Police collected business cards, keys, shoes, hair around Audrey's body. It was difficult to tell what was evidence and what was trash.

For 33 years, investigators tried to identify Audrey Lee. More than 500 miles from League City, Audrey's family wondered: where was she?

"In the 33 years that I looked for her, there was probably never a six-month period of time that I was not doing something," Love said.

Three years ago, Det. Gina Vogel with the League City Police Department started working on the case.

"I think she kind of got pushed aside. That's not right. That's not fair," Vogel said.

Before Vogel could find out who killed their Jane Doe, she had to find out who Jane Doe was.

In 2016, Vogel and a team of detectives contacted a company called Parabon Snapshot. Parabon extracted DNA from the bones more than three decades old produced a picture of what Jane Doe looked like when she was alive.

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Detectives finally had a face for their victim: a girl with a gap-toothed smile.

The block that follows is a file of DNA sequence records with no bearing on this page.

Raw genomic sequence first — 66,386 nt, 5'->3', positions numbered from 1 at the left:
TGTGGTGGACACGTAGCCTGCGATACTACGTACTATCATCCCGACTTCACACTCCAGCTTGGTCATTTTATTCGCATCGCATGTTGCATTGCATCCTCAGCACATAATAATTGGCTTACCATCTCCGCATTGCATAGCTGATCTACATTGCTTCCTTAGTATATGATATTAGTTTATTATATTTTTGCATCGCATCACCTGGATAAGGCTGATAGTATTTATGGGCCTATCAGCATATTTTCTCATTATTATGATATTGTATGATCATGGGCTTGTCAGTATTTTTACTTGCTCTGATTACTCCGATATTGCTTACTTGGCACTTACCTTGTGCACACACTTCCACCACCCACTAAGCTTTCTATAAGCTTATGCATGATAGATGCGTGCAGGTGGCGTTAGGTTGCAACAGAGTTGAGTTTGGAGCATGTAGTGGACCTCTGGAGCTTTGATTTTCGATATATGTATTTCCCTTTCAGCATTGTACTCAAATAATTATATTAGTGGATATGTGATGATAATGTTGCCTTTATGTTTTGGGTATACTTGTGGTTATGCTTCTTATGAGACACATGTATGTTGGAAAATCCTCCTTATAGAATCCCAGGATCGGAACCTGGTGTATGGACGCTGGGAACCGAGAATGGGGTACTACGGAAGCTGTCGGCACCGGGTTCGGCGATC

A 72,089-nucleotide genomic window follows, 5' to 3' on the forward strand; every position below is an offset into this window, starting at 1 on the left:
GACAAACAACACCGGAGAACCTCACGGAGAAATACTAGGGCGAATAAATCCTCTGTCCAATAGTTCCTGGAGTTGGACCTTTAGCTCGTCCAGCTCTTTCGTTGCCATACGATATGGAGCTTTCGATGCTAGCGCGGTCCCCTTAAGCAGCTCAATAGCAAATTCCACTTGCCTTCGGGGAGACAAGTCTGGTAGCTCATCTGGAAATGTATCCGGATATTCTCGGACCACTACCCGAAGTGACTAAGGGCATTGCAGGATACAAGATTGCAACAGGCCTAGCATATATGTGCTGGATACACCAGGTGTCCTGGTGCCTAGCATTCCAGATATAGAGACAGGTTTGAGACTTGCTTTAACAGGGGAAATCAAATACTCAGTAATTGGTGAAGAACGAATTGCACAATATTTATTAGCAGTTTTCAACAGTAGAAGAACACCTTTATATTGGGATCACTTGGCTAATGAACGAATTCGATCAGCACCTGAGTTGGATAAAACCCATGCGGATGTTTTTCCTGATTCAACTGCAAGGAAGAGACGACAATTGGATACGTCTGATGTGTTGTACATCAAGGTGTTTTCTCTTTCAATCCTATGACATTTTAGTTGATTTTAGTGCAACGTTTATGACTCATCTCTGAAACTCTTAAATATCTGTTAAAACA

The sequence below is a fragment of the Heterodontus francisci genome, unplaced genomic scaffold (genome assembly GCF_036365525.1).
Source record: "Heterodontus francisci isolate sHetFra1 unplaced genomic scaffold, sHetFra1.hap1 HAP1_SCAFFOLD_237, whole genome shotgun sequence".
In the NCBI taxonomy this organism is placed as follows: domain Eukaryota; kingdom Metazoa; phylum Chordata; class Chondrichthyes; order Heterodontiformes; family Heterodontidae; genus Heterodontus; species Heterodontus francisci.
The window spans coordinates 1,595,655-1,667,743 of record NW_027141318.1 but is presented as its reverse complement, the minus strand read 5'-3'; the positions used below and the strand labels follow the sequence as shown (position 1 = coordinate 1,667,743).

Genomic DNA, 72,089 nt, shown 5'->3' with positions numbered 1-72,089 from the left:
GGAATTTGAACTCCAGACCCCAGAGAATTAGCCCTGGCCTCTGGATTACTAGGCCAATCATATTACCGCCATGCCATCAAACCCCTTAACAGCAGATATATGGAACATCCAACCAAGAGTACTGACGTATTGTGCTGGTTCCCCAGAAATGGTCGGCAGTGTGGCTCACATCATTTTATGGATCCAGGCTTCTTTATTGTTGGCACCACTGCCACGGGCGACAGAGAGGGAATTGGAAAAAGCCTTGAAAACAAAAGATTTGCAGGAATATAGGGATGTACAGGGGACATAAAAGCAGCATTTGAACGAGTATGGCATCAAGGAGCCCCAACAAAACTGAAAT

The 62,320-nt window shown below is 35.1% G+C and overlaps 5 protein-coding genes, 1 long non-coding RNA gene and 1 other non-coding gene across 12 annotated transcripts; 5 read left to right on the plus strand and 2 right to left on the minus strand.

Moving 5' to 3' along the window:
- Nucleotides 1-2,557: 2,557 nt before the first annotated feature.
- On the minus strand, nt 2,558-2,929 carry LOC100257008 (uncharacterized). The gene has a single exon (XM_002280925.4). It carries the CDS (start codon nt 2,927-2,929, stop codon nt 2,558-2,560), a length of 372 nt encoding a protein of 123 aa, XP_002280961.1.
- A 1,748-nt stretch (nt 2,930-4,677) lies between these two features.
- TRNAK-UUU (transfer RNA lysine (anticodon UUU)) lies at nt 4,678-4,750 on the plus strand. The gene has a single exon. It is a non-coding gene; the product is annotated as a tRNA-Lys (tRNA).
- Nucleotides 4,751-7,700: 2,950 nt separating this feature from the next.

Last April, that picture circulated on the news in Houston. It also made news in Memphis. By then, Vogel had discovered Jane Doe's ties to Tennessee through good old fashioned police work: knocking on doors and talking to people.

Vogel also entered the newly extracted Jane Doe genetic information into online genealogy databases. The FBI started helping with the case.

Then, Vogel got a call she had waited on for three years.

A federal agent found a first cousin through a genealogy website with the same last name. The DNA matched.

"It still gives me goosebumps. It was years and years of work. I mean, just years of work," Vogel said. "I put a lot into those family trees. It was following those family trees to finally figuring out just who she was and to be given her name...it was huge."

As Vogel worked the internet, tracking down Cooks that could be related to Audrey Lee, Shirley Love in Memphis saw a cold case story about an unidentified girl with a gap-tooth smile killed in Texas. She picked up the phone and called League City police.

"I just knew. I just knew that was her," Love said. "The more I read, it was like chills just went from the top of my head to my toes."

Jane Doe was Audrey Lee Cook.

"It was bittersweet. I don't know how else to describe it. For us on our end, it's exciting. But they (the Cook family) are reliving all that information and all of that tragedy again, and they never knew what happened to her. They were holding on hope that she was still out there living her life and doing her own thing," said Vogel.